At its mid-year meeting in Dallas last week, the American Bar Association (ABA) House of Delegates adopted a resolution urging Congress to implement Administrative Conference Recommendation 2012-6, Reform of 28 U.S.C. Section 1500. ABA Resolution 300 succinctly provides:
RESOLVED, That the American Bar Association urges Congress to repeal and replace 28 U.S.C. § 1500 in accordance with the recommendation of the Administrative Conference of the United States to eliminate unnecessary procedural obstacles to the fair and efficient review of claims against the United States in the U.S. Court of Federal Claims.
Further information, including copies of the final resolution and underlying proposed resolution and report, are available on the ABA's website. Resolution 300 was offered by the ABA's Section of Public Contract Law and co-sponsored by the Section of Administrative Law and Regulatory Practice.
Recommendation 2012-6 urges Congress to repeal 28 U.S.C. § 1500, a statute that creates often unpredictable difficulties for both courts and litigants in cases against the United States government. By design, Congress has required that certain types of claims against government be litigated in different courts. Section 1500 divests the U.S. Court of Federal Claims of jurisdiction over a claim if the plaintiff has other claims based on substantially the same operative facts pending in another court. The provision thus interacts with Congress’s jurisdictional scheme to unfairly require some litigants to elect among potentially meritorious claims against government. No other defendant enjoys such an advantage under modern principles of civil procedure. Recommendation 2012-6 seeks to remedy this unfairness by urging that Section 1500 be repealed and replaced with a presumption that courts will use stays and other judicial management tools to reduce any additional burden of parallel litigation on courts and litigants.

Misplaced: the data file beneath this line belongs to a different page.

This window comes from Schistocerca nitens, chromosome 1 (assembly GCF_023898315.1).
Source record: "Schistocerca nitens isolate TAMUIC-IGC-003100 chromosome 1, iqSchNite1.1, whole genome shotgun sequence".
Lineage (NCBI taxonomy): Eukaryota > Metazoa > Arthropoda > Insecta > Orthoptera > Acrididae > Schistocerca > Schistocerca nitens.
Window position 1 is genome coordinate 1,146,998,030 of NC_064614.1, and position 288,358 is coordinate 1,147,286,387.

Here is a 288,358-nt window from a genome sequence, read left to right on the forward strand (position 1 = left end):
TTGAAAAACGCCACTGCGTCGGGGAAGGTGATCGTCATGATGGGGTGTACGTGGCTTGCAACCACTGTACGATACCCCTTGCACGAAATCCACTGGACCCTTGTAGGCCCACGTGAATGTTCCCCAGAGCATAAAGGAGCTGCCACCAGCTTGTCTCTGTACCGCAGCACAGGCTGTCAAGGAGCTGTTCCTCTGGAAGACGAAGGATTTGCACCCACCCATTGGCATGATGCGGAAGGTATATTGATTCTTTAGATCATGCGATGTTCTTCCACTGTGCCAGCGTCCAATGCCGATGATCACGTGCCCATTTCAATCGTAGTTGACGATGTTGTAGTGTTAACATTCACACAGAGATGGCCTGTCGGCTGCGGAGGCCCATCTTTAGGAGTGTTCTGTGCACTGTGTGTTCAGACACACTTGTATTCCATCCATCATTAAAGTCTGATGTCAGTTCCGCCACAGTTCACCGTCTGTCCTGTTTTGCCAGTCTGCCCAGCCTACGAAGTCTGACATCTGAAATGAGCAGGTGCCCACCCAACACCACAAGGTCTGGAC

The recommendation was crafted through a nearly two-year period of research and consideration by the Conference's Committee on Judicial Review. As the primariy beneficiary of Section 1500, the Department of Justice (DOJ) was consulted throughout the Conference's process. It did not, however, support the recommendation's adoption. Indeed, DOJ's member, Elana J. Tyrangiel, filed a separate statement registering DOJ's objections. This separate statement was published with the final recommendation.
The ABA's action in support of Recommendation 2012-6 is particularly remarkable because it followed so swiftly on the heels of the Conference's December 2012 adoption of the recommendation. The action is a clear indication of an emerging, broad-based consensus that Section 1500 is in need of legislative reconsideration and reform.